Married to a Sex Addict: Should You Compare Timelines?

Immediately after discovery of my husband’s sex addiction, I sought out other wive’s timelines. In particular, I desperately sought out stories of success … and didn’t find any. After all, it was 2004 and we were only beginning to see the tip of this sinister iceberg called sex addiction.

Stories seemed to offer me some predictability in this whole disaster. Of course, the predictability I wanted was the happily-ever-after type – otherwise known as denial. While no two timelines will match, the one thing I’m relatively certain of 12 years later, is that these men will cheat again. All that energy I spent trying to rebuild the marriage was the equivalent of rearranging the deck chairs on the Titanic.

Attempts at recovery give them new tools with which to abuse us.  The language of recovery is a powerful weapon. Ever been told to “stay on your own side of the street”? Or that mentioning their addiction is shaming, and thus out of bounds? Or my personal favorite, that you are “too angry”?

They now get to hide behind recovery words like “slip” vs “sex addiction” and we’re supposed to blindly accept that. You know, like accidentally having sex with someone else is just a little oopsie as opposed to the ongoing betrayal and abuse it really is.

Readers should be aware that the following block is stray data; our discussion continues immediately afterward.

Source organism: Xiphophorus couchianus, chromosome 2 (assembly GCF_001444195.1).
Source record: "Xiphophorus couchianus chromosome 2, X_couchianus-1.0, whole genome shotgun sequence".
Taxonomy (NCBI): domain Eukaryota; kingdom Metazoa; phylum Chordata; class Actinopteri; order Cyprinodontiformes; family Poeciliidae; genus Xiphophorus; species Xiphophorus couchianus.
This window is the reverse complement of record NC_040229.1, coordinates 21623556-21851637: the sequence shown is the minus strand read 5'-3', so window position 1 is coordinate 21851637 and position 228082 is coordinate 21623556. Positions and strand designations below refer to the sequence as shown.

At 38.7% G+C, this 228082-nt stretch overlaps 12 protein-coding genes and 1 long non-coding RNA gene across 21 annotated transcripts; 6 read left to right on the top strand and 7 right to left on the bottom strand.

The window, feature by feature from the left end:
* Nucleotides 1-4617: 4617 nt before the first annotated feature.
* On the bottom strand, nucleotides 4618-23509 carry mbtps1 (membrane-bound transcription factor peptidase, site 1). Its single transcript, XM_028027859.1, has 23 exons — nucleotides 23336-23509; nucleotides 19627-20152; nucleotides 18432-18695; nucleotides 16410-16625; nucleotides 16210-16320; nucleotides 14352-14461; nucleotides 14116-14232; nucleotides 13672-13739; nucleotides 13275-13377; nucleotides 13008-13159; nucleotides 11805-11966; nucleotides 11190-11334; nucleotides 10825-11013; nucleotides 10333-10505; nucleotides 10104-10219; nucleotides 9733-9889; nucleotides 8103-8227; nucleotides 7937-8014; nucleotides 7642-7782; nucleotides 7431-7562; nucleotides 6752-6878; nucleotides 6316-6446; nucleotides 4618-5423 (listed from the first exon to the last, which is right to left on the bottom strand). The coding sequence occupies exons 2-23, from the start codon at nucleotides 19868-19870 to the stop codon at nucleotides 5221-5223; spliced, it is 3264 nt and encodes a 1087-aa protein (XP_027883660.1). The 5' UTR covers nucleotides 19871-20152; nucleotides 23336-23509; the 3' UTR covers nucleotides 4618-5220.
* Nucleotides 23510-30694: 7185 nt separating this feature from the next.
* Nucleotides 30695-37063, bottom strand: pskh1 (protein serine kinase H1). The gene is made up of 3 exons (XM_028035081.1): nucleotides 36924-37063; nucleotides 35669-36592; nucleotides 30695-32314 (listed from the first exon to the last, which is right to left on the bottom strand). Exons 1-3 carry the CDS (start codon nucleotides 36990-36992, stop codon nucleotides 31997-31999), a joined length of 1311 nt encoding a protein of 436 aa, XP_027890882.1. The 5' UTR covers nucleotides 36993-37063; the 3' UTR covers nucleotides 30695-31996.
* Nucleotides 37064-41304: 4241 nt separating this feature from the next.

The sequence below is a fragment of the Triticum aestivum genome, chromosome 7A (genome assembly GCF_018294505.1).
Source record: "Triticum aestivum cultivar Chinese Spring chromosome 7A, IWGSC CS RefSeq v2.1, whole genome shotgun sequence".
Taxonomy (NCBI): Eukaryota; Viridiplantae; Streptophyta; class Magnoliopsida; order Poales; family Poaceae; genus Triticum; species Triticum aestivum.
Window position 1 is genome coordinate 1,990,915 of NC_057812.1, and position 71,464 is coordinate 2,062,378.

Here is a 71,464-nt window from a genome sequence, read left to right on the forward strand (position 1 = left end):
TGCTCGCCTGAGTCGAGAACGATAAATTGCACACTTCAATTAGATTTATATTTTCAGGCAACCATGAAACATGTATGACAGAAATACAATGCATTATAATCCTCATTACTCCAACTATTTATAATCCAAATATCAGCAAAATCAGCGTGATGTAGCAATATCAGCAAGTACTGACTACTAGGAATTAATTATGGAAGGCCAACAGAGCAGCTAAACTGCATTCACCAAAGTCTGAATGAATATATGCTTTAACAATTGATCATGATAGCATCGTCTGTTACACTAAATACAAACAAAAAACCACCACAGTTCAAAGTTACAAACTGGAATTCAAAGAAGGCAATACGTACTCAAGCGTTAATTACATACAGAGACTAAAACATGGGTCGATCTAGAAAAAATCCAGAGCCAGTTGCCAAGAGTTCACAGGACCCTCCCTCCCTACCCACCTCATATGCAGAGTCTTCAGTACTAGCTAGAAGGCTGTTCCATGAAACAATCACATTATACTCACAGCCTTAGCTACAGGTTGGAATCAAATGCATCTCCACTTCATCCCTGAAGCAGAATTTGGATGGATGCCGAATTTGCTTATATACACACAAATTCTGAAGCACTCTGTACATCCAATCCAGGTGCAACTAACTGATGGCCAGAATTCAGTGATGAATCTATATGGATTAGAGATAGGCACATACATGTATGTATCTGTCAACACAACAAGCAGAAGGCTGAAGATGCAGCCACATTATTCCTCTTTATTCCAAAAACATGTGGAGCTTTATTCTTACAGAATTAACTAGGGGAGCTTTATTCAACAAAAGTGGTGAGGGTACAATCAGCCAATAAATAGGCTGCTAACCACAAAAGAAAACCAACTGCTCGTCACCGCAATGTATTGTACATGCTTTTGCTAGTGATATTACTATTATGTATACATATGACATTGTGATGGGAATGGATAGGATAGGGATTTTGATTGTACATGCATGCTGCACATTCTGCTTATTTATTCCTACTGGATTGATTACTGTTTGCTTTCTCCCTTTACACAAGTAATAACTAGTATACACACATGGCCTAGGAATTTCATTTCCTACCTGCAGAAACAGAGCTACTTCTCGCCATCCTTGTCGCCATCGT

So while it’s useful to compare timelines, perhaps it’s more important to compare endings. I’ve met one, ONE!, one wife who was glad she stayed and worked on her marriage. I call her my one-in-a-thousand. Those odds aren’t good, but somehow we all think we’ll be the one. We’re different. We’re stronger. Our man can do it with our support. Just one needle-in-a-haystack success story is enough to give us the hope we so desperately need.

Unfortunately, the vast majority of the other 999 stories go something like this:

  • I found out I was married to a sex addict.
  • He promised to change.
  • Outwardly he did some right things.
  • Unbeknownst to me, he kept cheating.
  • I found out again. And again. And again.
  • After x (1 to 30) years, I finally had enough and left him. By then, my health, finances, and children were in ruins.
  • “I wish I’d have left when I first found out.”

Are you the one?  Are you willing to bet your children and your life against those odds? I don’t ever discount what God can do, but it seems He’s not really in the business of changing sex addicts hearts.

You see, while they’re still married to us, they have it all –  a marriage and family for a good cover story, and a secret world filled with all their sickest desires. Why would they change? They’ve made it abundantly clear that we aren’t worthy of the smallest crumb of respect, let alone a cosmic shift in the depths of their souls. And we’ve shown them that we’re willing to put up with all of it.

 

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